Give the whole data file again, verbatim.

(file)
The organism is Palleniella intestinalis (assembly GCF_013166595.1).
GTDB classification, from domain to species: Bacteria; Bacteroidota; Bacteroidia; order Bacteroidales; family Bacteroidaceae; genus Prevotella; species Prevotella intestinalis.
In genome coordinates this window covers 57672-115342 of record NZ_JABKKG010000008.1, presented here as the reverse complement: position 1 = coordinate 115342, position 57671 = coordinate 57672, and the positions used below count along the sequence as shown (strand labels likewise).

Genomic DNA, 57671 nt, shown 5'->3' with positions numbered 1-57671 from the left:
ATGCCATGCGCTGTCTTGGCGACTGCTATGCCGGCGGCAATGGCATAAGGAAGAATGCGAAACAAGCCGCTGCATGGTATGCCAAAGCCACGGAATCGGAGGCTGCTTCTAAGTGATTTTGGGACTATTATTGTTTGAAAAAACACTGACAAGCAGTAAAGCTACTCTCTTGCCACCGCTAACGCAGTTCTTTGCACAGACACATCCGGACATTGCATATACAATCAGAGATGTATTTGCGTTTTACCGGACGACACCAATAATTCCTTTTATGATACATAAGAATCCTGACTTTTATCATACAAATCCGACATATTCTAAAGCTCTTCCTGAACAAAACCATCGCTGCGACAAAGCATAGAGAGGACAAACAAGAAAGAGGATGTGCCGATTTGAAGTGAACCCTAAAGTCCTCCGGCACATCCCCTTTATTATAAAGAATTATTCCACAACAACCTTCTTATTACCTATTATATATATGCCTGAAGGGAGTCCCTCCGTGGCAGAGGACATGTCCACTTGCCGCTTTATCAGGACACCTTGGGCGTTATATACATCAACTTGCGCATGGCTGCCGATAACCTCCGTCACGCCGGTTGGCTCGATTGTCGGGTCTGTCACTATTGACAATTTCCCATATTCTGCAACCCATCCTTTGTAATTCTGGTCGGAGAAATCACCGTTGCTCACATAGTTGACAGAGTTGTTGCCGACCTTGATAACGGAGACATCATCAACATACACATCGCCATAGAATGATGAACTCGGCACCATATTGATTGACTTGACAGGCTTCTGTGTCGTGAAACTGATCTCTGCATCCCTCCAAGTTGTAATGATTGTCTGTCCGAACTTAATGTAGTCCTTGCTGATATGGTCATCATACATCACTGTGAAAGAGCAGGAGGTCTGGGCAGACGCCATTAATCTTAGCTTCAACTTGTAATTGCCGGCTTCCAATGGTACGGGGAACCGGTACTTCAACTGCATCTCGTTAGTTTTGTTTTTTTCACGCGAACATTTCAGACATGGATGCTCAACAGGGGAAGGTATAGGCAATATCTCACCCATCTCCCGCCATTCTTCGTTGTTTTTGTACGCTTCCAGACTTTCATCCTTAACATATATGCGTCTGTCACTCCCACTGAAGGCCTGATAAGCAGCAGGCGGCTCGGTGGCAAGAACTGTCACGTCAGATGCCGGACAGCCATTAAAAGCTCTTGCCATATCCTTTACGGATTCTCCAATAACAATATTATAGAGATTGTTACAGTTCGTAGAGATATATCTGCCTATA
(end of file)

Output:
The organism is Palleniella intestinalis (assembly GCF_013166595.1).
GTDB classification, from domain to species: Bacteria; Bacteroidota; Bacteroidia; order Bacteroidales; family Bacteroidaceae; genus Prevotella; species Prevotella intestinalis.
In genome coordinates this window covers 57672-115342 of record NZ_JABKKG010000008.1, presented here as the reverse complement: position 1 = coordinate 115342, position 57671 = coordinate 57672, and the positions used below count along the sequence as shown (strand labels likewise).

Genomic DNA, 57671 nt, shown 5'->3' with positions numbered 1-57671 from the left:
ATGCCATGCGCTGTCTTGGCGACTGCTATGCCGGCGGCAATGGCATAAGGAAGAATGCGAAACAAGCCGCTGCATGGTATGCCAAAGCCACGGAATCGGAGGCTGCTTCTAAGTGATTTTGGGACTATTATTGTTTGAAAAAACACTGACAAGCAGTAAAGCTACTCTCTTGCCACCGCTAACGCAGTTCTTTGCACAGACACATCCGGACATTGCATATACAATCAGAGATGTATTTGCGTTTTACCGGACGACACCAATAATTCCTTTTATGATACATAAGAATCCTGACTTTTATCATACAAATCCGACATATTCTAAAGCTCTTCCTGAACAAAACCATCGCTGCGACAAAGCATAGAGAGGACAAACAAGAAAGAGGATGTGCCGATTTGAAGTGAACCCTAAAGTCCTCCGGCACATCCCCTTTATTATAAAGAATTATTCCACAACAACCTTCTTATTACCTATTATATATATGCCTGAAGGGAGTCCCTCCGTGGCAGAGGACATGTCCACTTGCCGCTTTATCAGGACACCTTGGGCGTTATATACATCAACTTGCGCATGGCTGCCGATAACCTCCGTCACGCCGGTTGGCTCGATTGTCGGGTCTGTCACTATTGACAATTTCCCATATTCTGCAACCCATCCTTTGTAATTCTGGTCGGAGAAATCACCGTTGCTCACATAGTTGACAGAGTTGTTGCCGACCTTGATAACGGAGACATCATCAACATACACATCGCCATAGAATGATGAACTCGGCACCATATTGATTGACTTGACAGGCTTCTGTGTCGTGAAACTGATCTCTGCATCCCTCCAAGTTGTAATGATTGTCTGTCCGAACTTAATGTAGTCCTTGCTGATATGGTCATCATACATCACTGTGAAAGAGCAGGAGGTCTGGGCAGACGCCATTAATCTTAGCTTCAACTTGTAATTGCCGGCTTCCAATGGTACGGGGAACCGGTACTTCAACTGCATCTCGTTAGTTTTGTTTTTTTCACGCGAACATTTCAGACATGGATGCTCAACAGGGGAAGGTATAGGCAATATCTCACCCATCTCCCGCCATTCTTCGTTGTTTTTGTACGCTTCCAGACTTTCATCCTTAACATATATGCGTCTGTCACTCCCACTGAAGGCCTGATAAGCAGCAGGCGGCTCGGTGGCAAGAACTGTCACGTCAGATGCCGGACAGCCATTAAAAGCTCTTGCCATATCCTTTACGGATTCTCCAATAACAATATTATAGAGATTGTTACAGTTCGTAGAGATATATCTGCCTATA